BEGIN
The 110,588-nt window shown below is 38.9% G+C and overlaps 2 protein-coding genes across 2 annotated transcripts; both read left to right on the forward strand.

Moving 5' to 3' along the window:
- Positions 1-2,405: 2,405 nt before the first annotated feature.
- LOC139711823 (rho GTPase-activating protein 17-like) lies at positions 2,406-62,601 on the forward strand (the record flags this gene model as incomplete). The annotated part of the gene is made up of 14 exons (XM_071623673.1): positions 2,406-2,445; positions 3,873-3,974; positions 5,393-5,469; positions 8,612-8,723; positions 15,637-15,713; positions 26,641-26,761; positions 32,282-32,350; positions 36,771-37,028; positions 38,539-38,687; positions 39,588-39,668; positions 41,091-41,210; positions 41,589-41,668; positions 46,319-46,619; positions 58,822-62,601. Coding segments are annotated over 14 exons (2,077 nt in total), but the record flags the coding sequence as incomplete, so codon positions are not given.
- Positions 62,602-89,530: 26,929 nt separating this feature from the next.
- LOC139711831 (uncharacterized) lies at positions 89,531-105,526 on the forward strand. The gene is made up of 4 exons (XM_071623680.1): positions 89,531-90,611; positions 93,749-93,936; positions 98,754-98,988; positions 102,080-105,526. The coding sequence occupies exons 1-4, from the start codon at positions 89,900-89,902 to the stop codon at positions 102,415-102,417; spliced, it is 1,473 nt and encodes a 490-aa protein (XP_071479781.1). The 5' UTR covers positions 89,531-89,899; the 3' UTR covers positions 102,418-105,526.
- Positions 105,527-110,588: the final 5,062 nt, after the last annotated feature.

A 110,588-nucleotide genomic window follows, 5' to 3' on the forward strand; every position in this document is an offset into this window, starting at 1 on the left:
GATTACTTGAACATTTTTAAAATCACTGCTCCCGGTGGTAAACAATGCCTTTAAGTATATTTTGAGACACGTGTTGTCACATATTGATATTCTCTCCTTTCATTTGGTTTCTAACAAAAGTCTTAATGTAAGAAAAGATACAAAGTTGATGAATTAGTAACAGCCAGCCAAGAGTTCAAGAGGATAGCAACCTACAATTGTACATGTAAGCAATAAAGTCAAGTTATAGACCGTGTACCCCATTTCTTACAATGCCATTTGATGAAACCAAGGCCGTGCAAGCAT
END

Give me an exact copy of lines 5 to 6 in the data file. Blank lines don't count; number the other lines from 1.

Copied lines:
- Positions 62,602-89,530: 26,929 nt separating this feature from the next.
- LOC139711831 (uncharacterized) lies at positions 89,531-105,526 on the forward strand. The gene is made up of 4 exons (XM_071623680.1): positions 89,531-90,611; positions 93,749-93,936; positions 98,754-98,988; positions 102,080-105,526. The coding sequence occupies exons 1-4, from the start codon at positions 89,900-89,902 to the stop codon at positions 102,415-102,417; spliced, it is 1,473 nt and encodes a 490-aa protein (XP_071479781.1). The 5' UTR covers positions 89,531-89,899; the 3' UTR covers positions 102,418-105,526.